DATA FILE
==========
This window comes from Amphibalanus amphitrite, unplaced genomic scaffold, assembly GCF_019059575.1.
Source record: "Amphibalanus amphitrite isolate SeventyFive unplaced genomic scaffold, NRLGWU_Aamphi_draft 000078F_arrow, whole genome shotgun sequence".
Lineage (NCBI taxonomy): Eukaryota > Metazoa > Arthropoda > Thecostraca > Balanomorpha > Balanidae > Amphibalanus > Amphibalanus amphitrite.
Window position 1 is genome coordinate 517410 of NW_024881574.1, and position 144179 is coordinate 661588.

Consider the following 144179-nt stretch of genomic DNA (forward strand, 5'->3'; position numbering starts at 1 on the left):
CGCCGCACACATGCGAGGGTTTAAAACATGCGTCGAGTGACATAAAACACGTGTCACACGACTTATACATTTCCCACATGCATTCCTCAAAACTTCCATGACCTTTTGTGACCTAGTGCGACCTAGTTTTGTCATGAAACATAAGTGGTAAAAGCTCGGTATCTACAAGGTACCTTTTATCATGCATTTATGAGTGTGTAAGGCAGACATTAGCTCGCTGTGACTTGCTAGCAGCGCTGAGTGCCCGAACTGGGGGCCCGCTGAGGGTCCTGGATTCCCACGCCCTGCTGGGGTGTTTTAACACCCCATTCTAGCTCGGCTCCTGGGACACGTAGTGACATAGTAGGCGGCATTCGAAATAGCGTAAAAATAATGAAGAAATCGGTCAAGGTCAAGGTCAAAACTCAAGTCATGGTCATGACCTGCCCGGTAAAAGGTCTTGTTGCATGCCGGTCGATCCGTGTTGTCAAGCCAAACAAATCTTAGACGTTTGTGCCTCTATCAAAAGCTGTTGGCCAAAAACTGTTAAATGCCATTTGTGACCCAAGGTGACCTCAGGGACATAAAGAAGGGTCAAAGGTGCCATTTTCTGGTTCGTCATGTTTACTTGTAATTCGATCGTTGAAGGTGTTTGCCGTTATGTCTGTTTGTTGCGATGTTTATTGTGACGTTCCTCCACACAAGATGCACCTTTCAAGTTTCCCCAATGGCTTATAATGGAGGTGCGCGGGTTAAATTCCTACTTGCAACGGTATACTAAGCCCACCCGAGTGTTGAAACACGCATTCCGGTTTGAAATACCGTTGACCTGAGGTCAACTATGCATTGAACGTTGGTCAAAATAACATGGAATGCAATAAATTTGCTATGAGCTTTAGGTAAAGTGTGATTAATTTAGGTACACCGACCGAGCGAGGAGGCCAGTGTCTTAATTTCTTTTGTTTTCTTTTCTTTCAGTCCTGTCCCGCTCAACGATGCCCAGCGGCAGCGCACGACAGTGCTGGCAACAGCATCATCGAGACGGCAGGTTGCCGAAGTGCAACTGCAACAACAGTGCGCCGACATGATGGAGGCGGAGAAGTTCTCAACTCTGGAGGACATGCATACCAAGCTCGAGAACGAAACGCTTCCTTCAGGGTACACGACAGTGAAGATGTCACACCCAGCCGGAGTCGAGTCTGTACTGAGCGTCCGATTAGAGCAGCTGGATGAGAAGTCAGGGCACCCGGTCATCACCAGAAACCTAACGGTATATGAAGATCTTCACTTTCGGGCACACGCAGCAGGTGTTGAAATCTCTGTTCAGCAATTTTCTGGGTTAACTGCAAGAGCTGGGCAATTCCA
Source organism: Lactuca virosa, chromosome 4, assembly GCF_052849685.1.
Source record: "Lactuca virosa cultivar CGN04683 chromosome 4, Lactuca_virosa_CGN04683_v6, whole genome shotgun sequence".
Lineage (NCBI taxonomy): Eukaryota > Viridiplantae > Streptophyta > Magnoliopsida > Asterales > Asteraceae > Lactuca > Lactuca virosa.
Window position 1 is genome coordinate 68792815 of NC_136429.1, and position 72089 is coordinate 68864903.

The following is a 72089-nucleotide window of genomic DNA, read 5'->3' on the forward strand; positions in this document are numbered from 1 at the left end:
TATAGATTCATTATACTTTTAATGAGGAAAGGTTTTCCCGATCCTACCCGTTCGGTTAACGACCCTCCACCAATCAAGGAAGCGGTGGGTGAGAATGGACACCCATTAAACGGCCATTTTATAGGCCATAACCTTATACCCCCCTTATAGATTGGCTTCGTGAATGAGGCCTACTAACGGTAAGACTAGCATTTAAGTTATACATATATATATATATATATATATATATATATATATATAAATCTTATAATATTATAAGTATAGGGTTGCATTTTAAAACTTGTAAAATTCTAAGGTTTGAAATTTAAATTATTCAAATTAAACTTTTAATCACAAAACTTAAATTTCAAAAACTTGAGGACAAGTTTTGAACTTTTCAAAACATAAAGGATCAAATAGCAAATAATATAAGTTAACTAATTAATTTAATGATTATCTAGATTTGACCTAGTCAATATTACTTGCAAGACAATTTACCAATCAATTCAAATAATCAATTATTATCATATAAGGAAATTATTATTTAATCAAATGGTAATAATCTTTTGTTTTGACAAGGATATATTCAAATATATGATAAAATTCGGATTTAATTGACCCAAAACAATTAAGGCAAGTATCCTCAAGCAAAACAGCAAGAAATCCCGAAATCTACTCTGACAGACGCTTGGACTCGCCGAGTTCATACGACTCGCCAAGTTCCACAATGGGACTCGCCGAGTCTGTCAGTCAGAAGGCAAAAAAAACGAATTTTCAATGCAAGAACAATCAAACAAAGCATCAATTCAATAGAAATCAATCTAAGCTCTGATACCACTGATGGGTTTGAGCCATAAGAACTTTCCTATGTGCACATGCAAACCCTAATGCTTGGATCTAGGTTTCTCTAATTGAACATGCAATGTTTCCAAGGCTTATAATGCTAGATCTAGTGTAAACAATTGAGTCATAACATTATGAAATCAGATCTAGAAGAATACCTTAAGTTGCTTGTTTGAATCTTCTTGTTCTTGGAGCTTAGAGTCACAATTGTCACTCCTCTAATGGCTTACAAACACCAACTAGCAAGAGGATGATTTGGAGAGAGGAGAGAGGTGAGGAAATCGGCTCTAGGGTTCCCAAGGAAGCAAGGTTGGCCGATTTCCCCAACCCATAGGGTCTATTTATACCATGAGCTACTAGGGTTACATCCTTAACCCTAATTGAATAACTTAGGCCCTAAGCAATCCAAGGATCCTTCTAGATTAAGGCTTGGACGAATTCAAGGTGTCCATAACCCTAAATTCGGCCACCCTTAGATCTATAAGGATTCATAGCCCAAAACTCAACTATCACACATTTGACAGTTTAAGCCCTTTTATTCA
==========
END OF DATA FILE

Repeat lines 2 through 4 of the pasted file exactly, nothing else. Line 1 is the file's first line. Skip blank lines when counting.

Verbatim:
Source record: "Amphibalanus amphitrite isolate SeventyFive unplaced genomic scaffold, NRLGWU_Aamphi_draft 000078F_arrow, whole genome shotgun sequence".
Lineage (NCBI taxonomy): Eukaryota > Metazoa > Arthropoda > Thecostraca > Balanomorpha > Balanidae > Amphibalanus > Amphibalanus amphitrite.
Window position 1 is genome coordinate 517410 of NW_024881574.1, and position 144179 is coordinate 661588.